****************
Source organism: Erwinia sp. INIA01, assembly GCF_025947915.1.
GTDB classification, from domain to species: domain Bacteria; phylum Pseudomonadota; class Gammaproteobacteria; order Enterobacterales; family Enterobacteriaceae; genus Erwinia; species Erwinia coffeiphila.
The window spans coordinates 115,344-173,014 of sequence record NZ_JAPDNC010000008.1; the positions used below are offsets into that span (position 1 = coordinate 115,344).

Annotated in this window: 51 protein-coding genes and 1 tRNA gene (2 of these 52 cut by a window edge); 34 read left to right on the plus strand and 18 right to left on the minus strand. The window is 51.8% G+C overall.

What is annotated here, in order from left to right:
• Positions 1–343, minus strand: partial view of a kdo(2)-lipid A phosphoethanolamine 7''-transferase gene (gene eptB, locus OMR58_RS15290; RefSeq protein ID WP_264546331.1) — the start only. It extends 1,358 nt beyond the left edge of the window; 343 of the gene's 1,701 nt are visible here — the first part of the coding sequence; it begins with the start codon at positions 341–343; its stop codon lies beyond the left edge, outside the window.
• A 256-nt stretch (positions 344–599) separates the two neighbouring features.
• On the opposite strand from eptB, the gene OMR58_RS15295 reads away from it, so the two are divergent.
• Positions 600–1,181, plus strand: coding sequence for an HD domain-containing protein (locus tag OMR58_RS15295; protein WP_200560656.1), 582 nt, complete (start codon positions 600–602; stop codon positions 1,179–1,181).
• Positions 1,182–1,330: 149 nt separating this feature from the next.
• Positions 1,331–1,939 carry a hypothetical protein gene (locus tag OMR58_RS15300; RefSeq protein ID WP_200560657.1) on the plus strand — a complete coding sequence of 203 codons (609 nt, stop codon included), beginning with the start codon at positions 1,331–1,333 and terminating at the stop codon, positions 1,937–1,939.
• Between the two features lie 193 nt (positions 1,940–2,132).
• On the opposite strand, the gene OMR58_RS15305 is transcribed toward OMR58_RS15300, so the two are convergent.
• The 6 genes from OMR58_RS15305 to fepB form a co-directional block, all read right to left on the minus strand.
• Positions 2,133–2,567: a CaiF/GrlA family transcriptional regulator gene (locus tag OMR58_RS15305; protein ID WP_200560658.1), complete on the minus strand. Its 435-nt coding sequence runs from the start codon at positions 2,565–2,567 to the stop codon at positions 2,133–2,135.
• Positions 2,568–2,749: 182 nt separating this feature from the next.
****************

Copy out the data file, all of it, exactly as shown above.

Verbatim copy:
Source organism: Erwinia sp. INIA01, assembly GCF_025947915.1.
GTDB classification, from domain to species: domain Bacteria; phylum Pseudomonadota; class Gammaproteobacteria; order Enterobacterales; family Enterobacteriaceae; genus Erwinia; species Erwinia coffeiphila.
The window spans coordinates 115,344-173,014 of sequence record NZ_JAPDNC010000008.1; the positions used below are offsets into that span (position 1 = coordinate 115,344).

Annotated in this window: 51 protein-coding genes and 1 tRNA gene (2 of these 52 cut by a window edge); 34 read left to right on the plus strand and 18 right to left on the minus strand. The window is 51.8% G+C overall.

What is annotated here, in order from left to right:
• Positions 1–343, minus strand: partial view of a kdo(2)-lipid A phosphoethanolamine 7''-transferase gene (gene eptB, locus OMR58_RS15290; RefSeq protein ID WP_264546331.1) — the start only. It extends 1,358 nt beyond the left edge of the window; 343 of the gene's 1,701 nt are visible here — the first part of the coding sequence; it begins with the start codon at positions 341–343; its stop codon lies beyond the left edge, outside the window.
• A 256-nt stretch (positions 344–599) separates the two neighbouring features.
• On the opposite strand from eptB, the gene OMR58_RS15295 reads away from it, so the two are divergent.
• Positions 600–1,181, plus strand: coding sequence for an HD domain-containing protein (locus tag OMR58_RS15295; protein WP_200560656.1), 582 nt, complete (start codon positions 600–602; stop codon positions 1,179–1,181).
• Positions 1,182–1,330: 149 nt separating this feature from the next.
• Positions 1,331–1,939 carry a hypothetical protein gene (locus tag OMR58_RS15300; RefSeq protein ID WP_200560657.1) on the plus strand — a complete coding sequence of 203 codons (609 nt, stop codon included), beginning with the start codon at positions 1,331–1,333 and terminating at the stop codon, positions 1,937–1,939.
• Between the two features lie 193 nt (positions 1,940–2,132).
• On the opposite strand, the gene OMR58_RS15305 is transcribed toward OMR58_RS15300, so the two are convergent.
• The 6 genes from OMR58_RS15305 to fepB form a co-directional block, all read right to left on the minus strand.
• Positions 2,133–2,567: a CaiF/GrlA family transcriptional regulator gene (locus tag OMR58_RS15305; protein ID WP_200560658.1), complete on the minus strand. Its 435-nt coding sequence runs from the start codon at positions 2,565–2,567 to the stop codon at positions 2,133–2,135.
• Positions 2,568–2,749: 182 nt separating this feature from the next.